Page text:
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Genome-wide association meta-analysis of individuals of European ancestry identifies new loci explaining a substantial fraction of hair color variation and heritability

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Pirro Hysi, Ana M. Valdes, Fan Liu, Nicholas A Furlotte, David M. Evans, Veronique Bataille, Alessia Visconti, Gibran Hemani, George McMahon, Susan M. Ring, George Davey Smith, David L. Duffy, Gu Zhu, Scott D. Gordon, Sarah E. Medland, Bochao Danae Lin, Gonneke Willemsen, Jouke-Jan Hottenga, Dragana Vuckovic, Giorgia Girotto & 23 more Ilaria Gandin, Cinzia Sala, Marco Brumat, Paolo Gasparini, Toniolo Daniela, Massimiliano Cocca, Antonietta Robino, Seyhan Yazar, Alex W. Hewitt, Yan Chen, Changqing Zeng, Andre G. Uitterlinden, M. Arfan Ikram, Merel A Hamer, Cornelia M. van Duijn, Tamar E C Nijsten, David A. Mackey, Mario Falchi, Dorret I. Boomsma, Nicholas G. Martin, David A. Hinds, Manfred Kayser, Timothy D. Spector

Original languageEnglish
Pages (from-to)652-656
JournalNature Genetics
Issue number5
Early online date16 Apr 2018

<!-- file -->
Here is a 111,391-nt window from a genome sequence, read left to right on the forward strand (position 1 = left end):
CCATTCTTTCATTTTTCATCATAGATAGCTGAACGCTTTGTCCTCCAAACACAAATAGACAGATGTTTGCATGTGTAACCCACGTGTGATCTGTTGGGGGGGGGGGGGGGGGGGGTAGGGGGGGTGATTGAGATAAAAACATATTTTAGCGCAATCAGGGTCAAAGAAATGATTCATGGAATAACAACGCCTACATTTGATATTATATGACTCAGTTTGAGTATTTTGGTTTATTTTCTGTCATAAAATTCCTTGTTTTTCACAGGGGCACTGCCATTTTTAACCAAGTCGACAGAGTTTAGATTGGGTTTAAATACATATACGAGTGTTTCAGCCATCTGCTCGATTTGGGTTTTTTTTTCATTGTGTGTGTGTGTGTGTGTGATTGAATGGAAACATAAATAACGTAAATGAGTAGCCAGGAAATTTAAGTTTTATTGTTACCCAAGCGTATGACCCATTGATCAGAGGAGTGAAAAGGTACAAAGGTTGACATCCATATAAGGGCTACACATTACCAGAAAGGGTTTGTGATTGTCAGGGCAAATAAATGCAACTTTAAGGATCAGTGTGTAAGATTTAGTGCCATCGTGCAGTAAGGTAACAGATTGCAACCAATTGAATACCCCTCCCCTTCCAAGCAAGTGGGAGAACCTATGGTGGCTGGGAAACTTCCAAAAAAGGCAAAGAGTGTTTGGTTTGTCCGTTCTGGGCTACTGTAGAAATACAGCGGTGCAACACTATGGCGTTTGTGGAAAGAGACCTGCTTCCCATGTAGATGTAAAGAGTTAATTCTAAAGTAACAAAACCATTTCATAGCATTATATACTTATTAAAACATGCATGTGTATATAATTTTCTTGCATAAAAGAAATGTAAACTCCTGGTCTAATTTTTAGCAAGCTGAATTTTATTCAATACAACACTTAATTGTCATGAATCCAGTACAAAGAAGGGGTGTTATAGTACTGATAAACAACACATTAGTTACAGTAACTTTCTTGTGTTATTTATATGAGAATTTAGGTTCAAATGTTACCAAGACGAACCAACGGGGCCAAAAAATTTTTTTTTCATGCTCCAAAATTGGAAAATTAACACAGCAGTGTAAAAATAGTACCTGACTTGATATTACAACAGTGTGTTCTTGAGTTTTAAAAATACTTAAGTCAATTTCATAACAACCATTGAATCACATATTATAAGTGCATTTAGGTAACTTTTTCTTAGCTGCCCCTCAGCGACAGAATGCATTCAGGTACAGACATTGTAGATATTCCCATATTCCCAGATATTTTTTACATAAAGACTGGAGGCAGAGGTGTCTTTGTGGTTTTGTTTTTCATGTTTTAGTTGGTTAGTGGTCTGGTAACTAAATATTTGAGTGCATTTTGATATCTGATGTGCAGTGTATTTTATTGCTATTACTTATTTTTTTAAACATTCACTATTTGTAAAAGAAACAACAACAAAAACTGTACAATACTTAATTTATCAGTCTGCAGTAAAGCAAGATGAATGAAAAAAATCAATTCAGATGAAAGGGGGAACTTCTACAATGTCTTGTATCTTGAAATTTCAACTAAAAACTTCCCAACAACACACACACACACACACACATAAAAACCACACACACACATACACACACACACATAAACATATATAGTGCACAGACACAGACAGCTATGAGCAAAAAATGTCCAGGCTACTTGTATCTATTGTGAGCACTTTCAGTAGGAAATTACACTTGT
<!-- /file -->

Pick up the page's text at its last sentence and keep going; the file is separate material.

Publication statusPublished - May 2018


King's Authors


Hair color is one of the most recognizable visual traits in European populations and is under strong genetic control. Here we report the results of a genome-wide association study meta-analysis of almost 300,000 participants of European descent. We identified 123 autosomal and one X-chromosome loci significantly associated with hair color; all but 13 are novel. Collectively, SNPs associated with hair color within these loci explain 34.6% of red hair, 24.8% of blond hair and 26.1% of black hair heritability in the study populations. These results confirm the polygenic nature of complex phenotypes and improve our understanding of melanin pigment metabolism in humans.

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